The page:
Content warning: sexual violence
After you were elected as VP Welfare, you said that you wanted to make the process of reporting sexual harassment easier. How have you achieved this?
My biggest focus this year has been working on university policies for supporting sexual violence or harassment survivors. I think a specific policy on sexual violence, with a specific reporting procedure, is needed. I am hoping there will be a strategy group to take it forward. We’re also trying to make sure that students, as well as experts from external organisations, can feed into policy changes.
The ‘No One Asks For It’ Campaign has been running for nearly two years now. Kathryn Pearson (Women’s Officer) and I have been consulting students on what they would want out of a new university campaign and are working on one for this September. Finally, I’ve been working on education. This year, the university introduced training for staff members on how to respond to disclosures of sexual violence, which is incredibly important, as how a university staff member responds can have a huge impact on students.
How have the Students’ Association been helping to educate students on mental health?
One of the biggest things we’ve done was Mental Health and Wellbeing Week. I have also been talking to the university about ideas for mental health peer support, which students have asked a lot about in the past. The Students’ Association runs peer support already and these groups are fantastic, but there currently aren’t any specifically for mental health. There is the potential for a pilot scheme.
You have also talked about encouraging the university to take up mental health training for personal tutors. How are you able to put pressure on the university to progress this?
Two or three years ago now the university promised to give all personal tutors and other front-line staff mental health training. For various reasons, it has taken longer to deliver than we expected. So, this year we ran a campaign where students could write a letter to their Head of School or Personal Tutor. I have also been raising it in meetings and while the university is working to deliver this more quickly, this is still a slower process than we would have wanted.
You have commented on the rise in demand for, and pressure on, counselling services for students. Have you succeeded in pushing for more funding from the university?
The granting of funding for the refurbishment of 7 Bristo Square into a Wellbeing Centre was a big win for us. Myself, Patrick Kilduff (President), Ollie Glick (VP Community) and Chloë Marvin (Disabled Students’ Officer), all lobbied for that in our different parts of the university. The Centre will house Counselling and Disability Services and, crucially, increase their number of rooms. Space is their biggest constraint, so this will allow the service to expand, and ultimately bring down waiting times.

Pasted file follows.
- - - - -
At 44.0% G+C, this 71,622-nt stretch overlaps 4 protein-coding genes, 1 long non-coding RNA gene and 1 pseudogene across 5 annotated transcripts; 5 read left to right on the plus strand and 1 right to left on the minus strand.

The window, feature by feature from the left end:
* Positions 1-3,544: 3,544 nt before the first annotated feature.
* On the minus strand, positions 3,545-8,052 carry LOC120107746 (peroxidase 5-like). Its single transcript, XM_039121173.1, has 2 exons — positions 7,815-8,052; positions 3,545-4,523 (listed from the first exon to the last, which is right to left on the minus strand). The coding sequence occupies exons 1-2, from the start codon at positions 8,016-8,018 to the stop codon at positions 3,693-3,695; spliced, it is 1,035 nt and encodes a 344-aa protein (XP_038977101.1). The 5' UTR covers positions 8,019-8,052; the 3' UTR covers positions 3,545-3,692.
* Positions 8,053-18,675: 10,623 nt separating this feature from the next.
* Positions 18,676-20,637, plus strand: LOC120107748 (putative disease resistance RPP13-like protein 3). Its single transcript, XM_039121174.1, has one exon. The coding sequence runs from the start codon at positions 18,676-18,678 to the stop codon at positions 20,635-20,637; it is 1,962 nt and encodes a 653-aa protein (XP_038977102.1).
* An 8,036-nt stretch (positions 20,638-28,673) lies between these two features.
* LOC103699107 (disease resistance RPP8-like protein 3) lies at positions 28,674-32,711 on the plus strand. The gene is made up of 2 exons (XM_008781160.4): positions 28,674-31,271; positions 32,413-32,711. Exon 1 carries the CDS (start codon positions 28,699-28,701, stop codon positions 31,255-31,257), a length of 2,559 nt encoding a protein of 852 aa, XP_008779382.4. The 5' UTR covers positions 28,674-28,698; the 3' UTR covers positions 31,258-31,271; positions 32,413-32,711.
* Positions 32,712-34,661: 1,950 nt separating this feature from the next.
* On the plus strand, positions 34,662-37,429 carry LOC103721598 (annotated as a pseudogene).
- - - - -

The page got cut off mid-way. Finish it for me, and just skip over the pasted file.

Which of your original goals did you find most difficult to implement?
Progress on a Sexual Violence and Harassment Policy is very slow, as many things in the university are. There are lots of practical things that we would want right now. These include introducing a specific policy outlining unacceptable behaviour, a specific reporting form and designated, supportive points of contact for reporting sexual violence or harassment. These things are in the pipeline, but the pace of progress is frustrating.
Why is it that the university makes progress slow?
This is a big university, with lots of competing priorities. The general university bureaucracy contributes to [the slow progress], but it isn’t insurmountable. If we had dedicated staff members to work on individual issues, we would be able to get through some of this stuff much quicker. I also think that the university could be more ambitious. That’s our job, to keep pushing forward.
What goals do you hope to see continued by the VP Welfare elect?
I really hope that the work on a sexual violence policy and training is a priority. Even if the university is on board in principle, [this role] is about making sure they deliver, because these issues are affecting students’ lives right now.
Secondly, the university is doing some work now to improve special circumstances and extension policies. Whoever takes on the Welfare and Student Representative roles will be able to shape that.
Image: Esther Dominy